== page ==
In the past few years, Baribeau, who owns Baribeau Honey Co. in Stratford, has transported his colonies to the California almond orchards.
Farmers there will pay for his bees to pollinate the almond trees.
Baribeau needs to make the trip to pump up his bottom line because honey production in South Dakota is down.
"We wouldn't be in business if it weren't for the almond groves," he said.
Honey production is affected by many factors, including the weather, but Baribeau said the biggest reason for the decline has been reduced habitat for bees.
More and more land is being plowed for corn and soybean production. That means less pastureland and Conservation Reserve Program land available for bees.
The industrious insects need clover and wildflowers for nectar and pollen. Alfalfa, also a food source for bees, is also being replaced by row crops. Without adequate food, the bees cannot make honey.
Baribeau said that 10 years ago he could extract enough honey from honeycombs to fill 500 drums, each holding 650 pounds.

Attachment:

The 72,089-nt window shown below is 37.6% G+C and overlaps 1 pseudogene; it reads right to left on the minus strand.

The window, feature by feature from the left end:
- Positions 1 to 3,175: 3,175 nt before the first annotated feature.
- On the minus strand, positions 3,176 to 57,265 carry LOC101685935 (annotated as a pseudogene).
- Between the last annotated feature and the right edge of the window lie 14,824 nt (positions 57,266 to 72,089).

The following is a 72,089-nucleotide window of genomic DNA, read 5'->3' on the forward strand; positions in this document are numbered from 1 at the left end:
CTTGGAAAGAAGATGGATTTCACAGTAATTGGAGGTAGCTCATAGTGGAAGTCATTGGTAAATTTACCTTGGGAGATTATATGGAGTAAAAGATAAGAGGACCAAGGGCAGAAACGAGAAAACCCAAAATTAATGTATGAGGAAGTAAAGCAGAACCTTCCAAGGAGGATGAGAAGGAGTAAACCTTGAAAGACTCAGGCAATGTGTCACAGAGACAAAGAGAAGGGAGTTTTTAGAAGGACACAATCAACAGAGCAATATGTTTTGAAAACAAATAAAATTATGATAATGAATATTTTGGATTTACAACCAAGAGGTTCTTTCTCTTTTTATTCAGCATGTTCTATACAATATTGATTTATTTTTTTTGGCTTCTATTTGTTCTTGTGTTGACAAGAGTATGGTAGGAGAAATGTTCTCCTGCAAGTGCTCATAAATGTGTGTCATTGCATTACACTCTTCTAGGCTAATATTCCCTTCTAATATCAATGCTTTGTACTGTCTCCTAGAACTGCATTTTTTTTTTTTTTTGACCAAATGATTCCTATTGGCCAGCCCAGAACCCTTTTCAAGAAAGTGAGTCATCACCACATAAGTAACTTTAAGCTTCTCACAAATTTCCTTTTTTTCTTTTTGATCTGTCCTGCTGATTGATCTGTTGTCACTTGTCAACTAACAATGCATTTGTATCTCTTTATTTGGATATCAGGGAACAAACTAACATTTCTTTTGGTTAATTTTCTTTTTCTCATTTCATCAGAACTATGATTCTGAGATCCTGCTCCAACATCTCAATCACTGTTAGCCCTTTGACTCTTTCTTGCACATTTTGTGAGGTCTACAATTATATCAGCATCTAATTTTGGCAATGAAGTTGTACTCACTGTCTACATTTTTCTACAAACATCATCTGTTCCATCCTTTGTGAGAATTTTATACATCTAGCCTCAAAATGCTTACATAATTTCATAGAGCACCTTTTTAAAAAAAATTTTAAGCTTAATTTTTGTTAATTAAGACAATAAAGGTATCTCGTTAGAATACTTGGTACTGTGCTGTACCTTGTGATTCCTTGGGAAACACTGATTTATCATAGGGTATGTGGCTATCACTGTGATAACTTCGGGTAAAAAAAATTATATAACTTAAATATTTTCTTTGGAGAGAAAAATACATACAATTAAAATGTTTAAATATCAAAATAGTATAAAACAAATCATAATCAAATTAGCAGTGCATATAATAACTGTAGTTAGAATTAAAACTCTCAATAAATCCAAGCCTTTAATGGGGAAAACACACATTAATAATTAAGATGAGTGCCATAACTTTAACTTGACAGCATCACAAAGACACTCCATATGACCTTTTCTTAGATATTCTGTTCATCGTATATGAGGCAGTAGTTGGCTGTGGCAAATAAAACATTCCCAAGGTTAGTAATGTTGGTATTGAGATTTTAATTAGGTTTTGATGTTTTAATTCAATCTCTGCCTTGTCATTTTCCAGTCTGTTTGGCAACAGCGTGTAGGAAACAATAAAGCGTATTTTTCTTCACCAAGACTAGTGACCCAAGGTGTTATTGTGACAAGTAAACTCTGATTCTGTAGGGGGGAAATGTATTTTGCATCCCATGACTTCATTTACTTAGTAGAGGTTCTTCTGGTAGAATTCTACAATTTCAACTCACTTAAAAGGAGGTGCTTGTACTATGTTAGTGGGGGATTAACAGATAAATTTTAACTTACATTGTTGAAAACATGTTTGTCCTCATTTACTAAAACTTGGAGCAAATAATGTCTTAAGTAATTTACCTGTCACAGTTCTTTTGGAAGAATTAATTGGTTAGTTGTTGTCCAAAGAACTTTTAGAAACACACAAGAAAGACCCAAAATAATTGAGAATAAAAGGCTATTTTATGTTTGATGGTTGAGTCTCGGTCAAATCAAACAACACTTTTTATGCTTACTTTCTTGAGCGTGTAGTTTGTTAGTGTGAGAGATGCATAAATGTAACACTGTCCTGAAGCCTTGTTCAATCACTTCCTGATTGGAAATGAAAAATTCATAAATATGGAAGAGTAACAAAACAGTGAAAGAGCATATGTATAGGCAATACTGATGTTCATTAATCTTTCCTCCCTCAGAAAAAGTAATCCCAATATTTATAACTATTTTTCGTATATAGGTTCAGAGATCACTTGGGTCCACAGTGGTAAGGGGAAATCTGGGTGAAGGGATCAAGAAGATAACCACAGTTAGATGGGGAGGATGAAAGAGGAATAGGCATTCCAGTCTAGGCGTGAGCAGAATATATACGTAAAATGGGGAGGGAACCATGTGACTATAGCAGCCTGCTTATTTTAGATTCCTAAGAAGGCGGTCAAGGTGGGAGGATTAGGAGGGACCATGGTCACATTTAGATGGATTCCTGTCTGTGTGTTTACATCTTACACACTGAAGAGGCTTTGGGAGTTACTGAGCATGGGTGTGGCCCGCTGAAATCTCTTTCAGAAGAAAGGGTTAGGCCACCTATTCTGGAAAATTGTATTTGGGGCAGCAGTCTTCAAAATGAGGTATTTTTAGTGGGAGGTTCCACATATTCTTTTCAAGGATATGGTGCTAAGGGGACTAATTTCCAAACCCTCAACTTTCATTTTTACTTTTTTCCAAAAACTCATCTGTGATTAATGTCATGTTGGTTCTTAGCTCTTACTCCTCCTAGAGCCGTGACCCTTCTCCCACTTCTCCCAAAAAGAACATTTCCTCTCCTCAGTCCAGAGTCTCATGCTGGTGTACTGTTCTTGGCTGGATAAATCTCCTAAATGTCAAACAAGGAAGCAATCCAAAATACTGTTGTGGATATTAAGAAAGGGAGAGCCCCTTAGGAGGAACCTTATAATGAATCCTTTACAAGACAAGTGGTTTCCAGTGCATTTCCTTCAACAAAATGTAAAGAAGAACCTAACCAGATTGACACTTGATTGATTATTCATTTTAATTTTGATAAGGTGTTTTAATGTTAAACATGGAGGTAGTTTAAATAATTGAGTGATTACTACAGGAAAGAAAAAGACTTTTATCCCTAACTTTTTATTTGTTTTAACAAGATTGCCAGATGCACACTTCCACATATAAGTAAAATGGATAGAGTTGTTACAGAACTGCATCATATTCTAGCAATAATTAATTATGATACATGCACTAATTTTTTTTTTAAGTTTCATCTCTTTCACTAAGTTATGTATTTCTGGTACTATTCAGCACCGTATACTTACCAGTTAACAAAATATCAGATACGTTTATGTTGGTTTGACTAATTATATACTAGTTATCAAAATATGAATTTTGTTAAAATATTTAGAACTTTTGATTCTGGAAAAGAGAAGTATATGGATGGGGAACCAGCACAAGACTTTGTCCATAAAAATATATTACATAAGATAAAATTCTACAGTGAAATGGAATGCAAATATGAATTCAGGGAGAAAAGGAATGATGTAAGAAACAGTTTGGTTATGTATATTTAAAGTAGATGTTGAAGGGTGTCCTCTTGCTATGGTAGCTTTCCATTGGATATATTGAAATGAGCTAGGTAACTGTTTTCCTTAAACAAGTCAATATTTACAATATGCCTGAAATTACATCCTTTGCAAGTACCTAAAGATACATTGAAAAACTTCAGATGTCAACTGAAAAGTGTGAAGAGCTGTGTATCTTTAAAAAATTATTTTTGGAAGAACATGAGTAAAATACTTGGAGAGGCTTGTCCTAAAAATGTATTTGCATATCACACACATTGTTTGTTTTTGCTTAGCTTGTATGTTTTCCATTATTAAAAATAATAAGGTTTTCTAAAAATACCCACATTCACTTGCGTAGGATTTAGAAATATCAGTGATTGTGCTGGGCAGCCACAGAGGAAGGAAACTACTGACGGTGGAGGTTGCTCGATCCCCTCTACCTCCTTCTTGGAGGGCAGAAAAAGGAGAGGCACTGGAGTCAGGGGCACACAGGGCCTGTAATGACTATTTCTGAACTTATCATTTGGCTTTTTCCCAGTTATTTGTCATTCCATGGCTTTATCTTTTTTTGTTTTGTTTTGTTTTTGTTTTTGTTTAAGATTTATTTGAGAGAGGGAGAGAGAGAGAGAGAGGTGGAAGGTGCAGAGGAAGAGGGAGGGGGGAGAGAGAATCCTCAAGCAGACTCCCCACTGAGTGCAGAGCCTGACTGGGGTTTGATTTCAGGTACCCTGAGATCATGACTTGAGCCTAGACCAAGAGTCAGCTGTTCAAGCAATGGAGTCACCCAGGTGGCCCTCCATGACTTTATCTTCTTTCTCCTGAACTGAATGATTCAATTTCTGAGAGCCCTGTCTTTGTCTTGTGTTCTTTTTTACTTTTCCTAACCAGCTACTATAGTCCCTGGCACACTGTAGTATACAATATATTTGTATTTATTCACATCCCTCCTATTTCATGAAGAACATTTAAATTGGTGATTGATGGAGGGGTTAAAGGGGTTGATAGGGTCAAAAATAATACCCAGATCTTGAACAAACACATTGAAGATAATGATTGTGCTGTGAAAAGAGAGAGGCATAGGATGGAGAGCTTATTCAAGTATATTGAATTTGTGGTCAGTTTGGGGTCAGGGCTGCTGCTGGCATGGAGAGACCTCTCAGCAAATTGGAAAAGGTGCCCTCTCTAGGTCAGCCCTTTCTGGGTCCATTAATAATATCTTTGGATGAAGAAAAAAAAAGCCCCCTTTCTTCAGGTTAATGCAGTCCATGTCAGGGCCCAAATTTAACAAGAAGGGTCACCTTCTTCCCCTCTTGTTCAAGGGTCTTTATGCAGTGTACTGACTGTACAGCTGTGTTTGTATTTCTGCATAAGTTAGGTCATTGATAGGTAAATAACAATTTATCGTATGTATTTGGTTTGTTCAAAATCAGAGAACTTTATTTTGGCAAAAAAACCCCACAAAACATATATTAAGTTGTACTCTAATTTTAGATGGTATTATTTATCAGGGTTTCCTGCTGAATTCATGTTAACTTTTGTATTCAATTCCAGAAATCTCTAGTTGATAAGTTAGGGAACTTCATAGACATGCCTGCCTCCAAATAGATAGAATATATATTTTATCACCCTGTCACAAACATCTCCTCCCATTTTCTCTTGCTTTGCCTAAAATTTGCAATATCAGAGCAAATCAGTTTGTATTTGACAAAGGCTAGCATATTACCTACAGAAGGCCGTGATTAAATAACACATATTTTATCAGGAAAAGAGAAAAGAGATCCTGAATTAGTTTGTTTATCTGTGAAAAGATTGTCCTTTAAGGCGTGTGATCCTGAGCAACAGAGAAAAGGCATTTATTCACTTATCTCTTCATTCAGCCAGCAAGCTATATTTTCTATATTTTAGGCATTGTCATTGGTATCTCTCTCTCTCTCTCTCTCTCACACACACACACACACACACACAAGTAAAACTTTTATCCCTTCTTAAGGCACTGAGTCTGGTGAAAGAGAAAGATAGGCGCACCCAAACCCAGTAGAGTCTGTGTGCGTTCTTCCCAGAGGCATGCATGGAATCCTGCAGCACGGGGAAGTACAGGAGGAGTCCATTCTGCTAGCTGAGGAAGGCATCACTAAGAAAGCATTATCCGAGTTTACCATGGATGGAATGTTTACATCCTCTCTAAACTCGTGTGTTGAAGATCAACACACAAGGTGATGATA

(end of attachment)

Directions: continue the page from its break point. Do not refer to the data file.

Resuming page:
Now the bees produce about 200 drums a year.
Production is also down because of an eight-year drought in Texas, he said.
He trucks his bees to Texas after the bees pollinate the almond orchards.
Baribeau has about 1,500 bee colonies.
Third in nation
South Dakota ranks third in the nation in honey production — behind only North Dakota at No. 1, and California.
In 2010, 15.64 million pounds of honey were produced in South Dakota, down 12 percent from 2009.
Bob Reiners, South Dakota state apiarist, said that statewide statistics for 2011 are not available, but he expects a continued decline.
"Reports are that northeast South Dakota did not have a good production year and West River was very poor," he said.
Mark Mammen, executive vice president of the Sioux Bee Honey plant in Sioux City, Iowa, said honey production in his area is essentially the same as last year and down substantially from 2008. Sue Bee's Sioux City plant took in 6.5 million pounds of honey from South Dakota producers in 2008. In 2009 that number dropped to 4 million. In 2010, it dropped to 3.4 million and is expected to stay at that level in 2011, he said.
The plant in Sioux City draws primarily from south central and southeast South Dakota.